Andrew Stoecklein's Widow Says Husband Suffered 'Really Thick Spiritual Warfare' Before His Suicide

12:00PM 7/16/2019 Jenny Rose Spaudo

If you are in crisis, please call 1-800-273-8255 or visit You are not alone.

Kayla Stoecklein, the widow of California pastor Andrew Stoecklein, recently opened up about the spiritual warfare her husband faced before his suicide last year.

"He was experiencing some really thick spiritual warfare too," Kayla tells VOUS Church Pastor DawnCheré Wilkerson. "That added fuel to the flame that was already blazing inside him. Andrew, though, was running to God. I mean, he was running to God."

Kayla says she and her husband did everything they knew to do to combat his mental illness. Andrew took a break from active ministry, he regularly went to therapy, and he cried out to God and listened to worship music incessantly.

Yet on Aug. 24, 2018, Andrew attempted suicide in his Inland Hills Church in Chino, California. The next day, he died in the hospital. In the end, Kayla says, it was the mental illness that took his life.

"Andrew suffered immensely from both [spiritual warfare and mental illness]," she says. "They're both real. Spiritual warfare is very real. There's a real enemy who wants to steal, kill and destroy. And Andrew was experiencing that in a very real way. He had a gift where he could see things, sense things and feel things differently than most of us do. ... And mental illness is real too, so I think the best thing we can do is address them separately."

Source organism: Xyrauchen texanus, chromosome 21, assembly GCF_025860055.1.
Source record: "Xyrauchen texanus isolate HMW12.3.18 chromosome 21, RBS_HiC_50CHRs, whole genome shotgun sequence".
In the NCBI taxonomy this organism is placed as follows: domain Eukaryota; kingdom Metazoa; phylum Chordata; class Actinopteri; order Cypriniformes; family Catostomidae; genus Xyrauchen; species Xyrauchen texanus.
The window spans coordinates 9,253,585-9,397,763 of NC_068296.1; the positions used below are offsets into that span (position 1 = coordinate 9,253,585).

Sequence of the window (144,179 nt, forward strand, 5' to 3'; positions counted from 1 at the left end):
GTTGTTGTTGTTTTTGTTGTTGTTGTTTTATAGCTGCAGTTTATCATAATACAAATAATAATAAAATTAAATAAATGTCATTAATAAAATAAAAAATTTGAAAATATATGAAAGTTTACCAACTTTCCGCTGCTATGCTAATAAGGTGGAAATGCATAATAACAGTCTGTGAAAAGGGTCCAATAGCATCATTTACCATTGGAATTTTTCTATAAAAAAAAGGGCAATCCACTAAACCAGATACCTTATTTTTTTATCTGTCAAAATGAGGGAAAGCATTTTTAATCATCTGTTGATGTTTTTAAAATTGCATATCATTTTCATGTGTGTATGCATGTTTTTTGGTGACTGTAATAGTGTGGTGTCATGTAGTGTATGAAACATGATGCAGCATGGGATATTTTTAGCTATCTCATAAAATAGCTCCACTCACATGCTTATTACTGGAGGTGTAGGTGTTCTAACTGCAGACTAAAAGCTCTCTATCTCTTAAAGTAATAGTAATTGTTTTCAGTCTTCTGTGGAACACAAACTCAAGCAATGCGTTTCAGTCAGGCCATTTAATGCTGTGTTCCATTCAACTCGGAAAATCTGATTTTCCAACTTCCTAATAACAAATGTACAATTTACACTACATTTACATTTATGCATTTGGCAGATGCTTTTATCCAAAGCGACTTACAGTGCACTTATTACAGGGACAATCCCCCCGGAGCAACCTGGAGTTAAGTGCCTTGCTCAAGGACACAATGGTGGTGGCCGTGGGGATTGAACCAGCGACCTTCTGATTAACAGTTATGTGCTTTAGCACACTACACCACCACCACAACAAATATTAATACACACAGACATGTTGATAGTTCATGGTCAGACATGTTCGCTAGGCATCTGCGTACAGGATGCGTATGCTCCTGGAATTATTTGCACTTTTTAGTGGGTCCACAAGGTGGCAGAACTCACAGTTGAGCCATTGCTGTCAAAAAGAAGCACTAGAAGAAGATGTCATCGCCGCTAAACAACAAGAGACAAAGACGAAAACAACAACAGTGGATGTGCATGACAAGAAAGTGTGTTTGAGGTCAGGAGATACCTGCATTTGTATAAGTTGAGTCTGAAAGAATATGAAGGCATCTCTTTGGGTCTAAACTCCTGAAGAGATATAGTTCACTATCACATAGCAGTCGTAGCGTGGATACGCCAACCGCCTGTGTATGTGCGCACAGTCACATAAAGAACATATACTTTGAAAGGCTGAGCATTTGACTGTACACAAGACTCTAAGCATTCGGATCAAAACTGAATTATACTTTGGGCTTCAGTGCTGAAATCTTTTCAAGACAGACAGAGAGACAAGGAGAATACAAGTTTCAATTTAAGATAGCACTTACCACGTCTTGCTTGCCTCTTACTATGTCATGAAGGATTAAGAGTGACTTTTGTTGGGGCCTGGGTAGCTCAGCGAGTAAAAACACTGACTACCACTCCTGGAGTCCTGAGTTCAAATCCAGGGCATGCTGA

Things like prayer, fasting, community and spending time in the Word are all great spiritual tools to combat spiritual warfare, Kayla says. But there are also real things Christians can do to fight for their mental health, such as seeing doctors, taking medication and going to therapy.

"I believe in miracles," she says. "But I will say I think it would be ignorant to say we can pray someone's mental illness away."

Wilkerson later praised Kayla's openness in an Instagram post, saying, "Through any trial we may face, God's got this."

Watch the video and go to the 19-minute marker to hear Kayla talk about the difference between spiritual warfare and mental illness.

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